DNA analysis showed that the new moth discovered in Ealing, West London was a perfect match for an unnamed species found in Western Australia in 1886.
Barbara Mulligan is something of a moth enthusiast, but when she opened one of her moth traps in 2021 to find a small brown moth she didn’t recognize, she knew she needed an expert opinion.
A native of Ealing, West London, Mulligan had no way of knowing that the little brown moth she had caught was a native of the Land Down Under, more than 9,000 miles away in Australia. Yet, that’s precisely what a newly released DNA analysis of the moth indicates, according to the Natural History Museum.
“What Barbara had found was an undescribed species,” said Mark Sterling, a scientific associate at the Natural History Museum who helped describe the new species. “She found this extraordinary moth which has somehow come over from Western Australia and established itself in three or four places in West London. And she is still the only person in the UK to have found it. This is a real coup for citizen science.”
When Mulligan was informed of the nature of her discovery, she told the BBC it was “a lovely surprise.”
Mulligan, a retired housing finance officer, has been catching and breeding moths since she was just 10 years old. After finding the first of this new moth species in local Walpole Park, Mulligan went on to find about 25 more specimens in various places across West London.
“One thing I never thought would ever happen was that I’d find a new species,” she said.
When she sent the first moth off to the Natural History Museum, it found its way to Sterling, who works as part of the museum’s microlepidoptera unit — which looks after the tens of millions of moths in the museum’s collection.
After closely analyzing the new moth and describing its shape and anatomy, Sterling and the team were able to place it within the genus Tachystola, which are native to Australia. But it didn’t match any known species.
Fortunately, the museum was also trialling a state-of-the-art genetic technique at the same time. Known as “genome skimming,” this process can sequence a specimen’s genome in incredibly small pieces.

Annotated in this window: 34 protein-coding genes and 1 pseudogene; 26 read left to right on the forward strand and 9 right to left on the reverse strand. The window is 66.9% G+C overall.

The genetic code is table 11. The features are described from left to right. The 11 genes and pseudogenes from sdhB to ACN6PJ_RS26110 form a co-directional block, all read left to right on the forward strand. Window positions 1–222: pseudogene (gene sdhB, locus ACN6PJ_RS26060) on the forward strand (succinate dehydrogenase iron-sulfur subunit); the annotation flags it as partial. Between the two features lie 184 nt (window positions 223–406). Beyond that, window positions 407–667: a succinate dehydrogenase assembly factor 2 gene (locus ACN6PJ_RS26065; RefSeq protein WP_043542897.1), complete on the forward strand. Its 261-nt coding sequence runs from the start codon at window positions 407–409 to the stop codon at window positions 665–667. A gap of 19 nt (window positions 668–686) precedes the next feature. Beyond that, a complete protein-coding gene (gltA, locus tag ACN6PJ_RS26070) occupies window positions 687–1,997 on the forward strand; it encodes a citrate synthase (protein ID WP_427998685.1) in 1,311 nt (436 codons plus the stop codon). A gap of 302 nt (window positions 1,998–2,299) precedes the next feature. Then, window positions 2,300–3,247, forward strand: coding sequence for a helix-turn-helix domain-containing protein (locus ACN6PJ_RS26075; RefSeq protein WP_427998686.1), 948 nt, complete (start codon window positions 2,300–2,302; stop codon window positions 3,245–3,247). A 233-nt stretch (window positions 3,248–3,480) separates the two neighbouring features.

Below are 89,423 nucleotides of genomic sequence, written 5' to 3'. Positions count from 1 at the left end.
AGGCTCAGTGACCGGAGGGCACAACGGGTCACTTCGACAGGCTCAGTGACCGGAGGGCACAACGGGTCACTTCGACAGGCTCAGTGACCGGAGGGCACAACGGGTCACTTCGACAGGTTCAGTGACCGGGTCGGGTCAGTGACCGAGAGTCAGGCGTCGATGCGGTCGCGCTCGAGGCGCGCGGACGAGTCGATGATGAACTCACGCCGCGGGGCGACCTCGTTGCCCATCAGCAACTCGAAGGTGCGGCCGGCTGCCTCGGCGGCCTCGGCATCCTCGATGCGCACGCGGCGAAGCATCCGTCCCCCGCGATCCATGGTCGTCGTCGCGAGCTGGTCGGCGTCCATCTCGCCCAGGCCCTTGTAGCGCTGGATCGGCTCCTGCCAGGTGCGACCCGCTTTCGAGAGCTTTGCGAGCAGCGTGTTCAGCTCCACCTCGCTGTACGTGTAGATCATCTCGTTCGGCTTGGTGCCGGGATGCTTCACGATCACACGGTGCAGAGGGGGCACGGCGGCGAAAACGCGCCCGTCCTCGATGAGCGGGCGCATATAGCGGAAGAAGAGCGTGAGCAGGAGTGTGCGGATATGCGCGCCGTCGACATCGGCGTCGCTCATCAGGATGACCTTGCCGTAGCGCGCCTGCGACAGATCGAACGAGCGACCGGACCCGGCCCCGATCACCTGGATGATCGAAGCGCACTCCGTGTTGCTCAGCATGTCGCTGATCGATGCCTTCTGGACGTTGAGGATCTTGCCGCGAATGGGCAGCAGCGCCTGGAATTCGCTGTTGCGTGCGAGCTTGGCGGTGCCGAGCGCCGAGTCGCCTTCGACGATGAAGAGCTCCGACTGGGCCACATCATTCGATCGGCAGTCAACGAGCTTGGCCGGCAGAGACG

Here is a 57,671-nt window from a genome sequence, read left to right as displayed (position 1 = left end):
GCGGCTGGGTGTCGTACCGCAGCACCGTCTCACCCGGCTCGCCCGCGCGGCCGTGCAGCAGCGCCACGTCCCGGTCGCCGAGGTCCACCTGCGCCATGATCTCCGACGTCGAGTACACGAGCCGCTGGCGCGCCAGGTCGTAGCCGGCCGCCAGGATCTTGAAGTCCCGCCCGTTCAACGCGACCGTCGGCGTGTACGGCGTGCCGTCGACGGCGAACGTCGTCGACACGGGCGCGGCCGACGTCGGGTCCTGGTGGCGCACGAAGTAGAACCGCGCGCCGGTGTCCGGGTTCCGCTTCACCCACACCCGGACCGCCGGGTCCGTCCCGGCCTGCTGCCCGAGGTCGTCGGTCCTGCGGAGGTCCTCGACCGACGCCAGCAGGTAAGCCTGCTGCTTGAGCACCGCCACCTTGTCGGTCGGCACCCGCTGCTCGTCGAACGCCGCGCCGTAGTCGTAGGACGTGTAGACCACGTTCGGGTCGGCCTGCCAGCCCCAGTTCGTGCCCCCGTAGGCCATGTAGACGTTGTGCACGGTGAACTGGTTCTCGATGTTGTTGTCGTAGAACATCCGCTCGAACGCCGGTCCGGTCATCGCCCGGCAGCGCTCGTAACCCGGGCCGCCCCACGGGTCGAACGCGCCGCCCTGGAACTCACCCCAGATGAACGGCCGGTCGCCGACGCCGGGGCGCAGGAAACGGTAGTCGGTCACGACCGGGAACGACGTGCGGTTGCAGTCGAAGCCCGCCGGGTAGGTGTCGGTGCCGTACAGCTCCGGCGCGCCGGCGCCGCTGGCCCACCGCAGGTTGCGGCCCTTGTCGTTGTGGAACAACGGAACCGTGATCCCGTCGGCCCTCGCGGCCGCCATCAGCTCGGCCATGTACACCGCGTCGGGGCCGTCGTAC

Using this technique, museum researchers compared a Tachystola hemisema specimen from Sydney with another unnamed specimen found in Western Australia in 1886.
“When the result came back we were amazed — gobsmacked in fact,” said David Lees, the senior curator for microlepidoptera at the Natural History Museum. “The sequence was practically identical.”
However, Lees noted that there was a “difference of 3.65 percent in the DNA barcode between the Western Australian specimen and the species described by Meyrick from Sydney, so that is the kind of level we would normally expect for a distinct species.”
That unidentified specimen from Western Australia did match the moths Mulligan found in Ealing, though.
As such, this newly recognized species was given the name Tachystola mulliganae, after Barbara Mulligan herself.
“It’s nice to think I’ll be forever remembered by a moth,” Mulligan said.
Still, it’s not entirely clear how this little moth made the journey from Western Australia all the way to a park in Ealing.
Lees and other researchers suggested it may have had something to do with plants being imported into the region, though this is still unconfirmed.
“These moths can feed on dead leaves, so they may be able to get through in leaf litter on plant pots and that kind of thing,” Dr. Lees said. “In fact, Barbara had originally noticed that there were some eucalyptus leaves around her in a neighbor’s garden in Ealing.”
So far, the team has been unable to find any of the moth’s larvae in Britain. Given that it has only been found in a total of four locations around London, though, it’s likely that the moth made the journey to Ealing relatively recently, as it would have spread further otherwise.
There is one other odd twist to this story: Mulligan had found her moth in Walpole Park — and the original specimen at the museum from Western Australia came from a district known as Walpole.
It’s most certainly a coincidence, but still, it almost feels as if this tale has come full circle.
After learning about the discovery of this moth, read about the moth discovered in Madagascar that has the longest tongue of any insect. Or, read about the Mothman — and the terrifying legends that accompany him.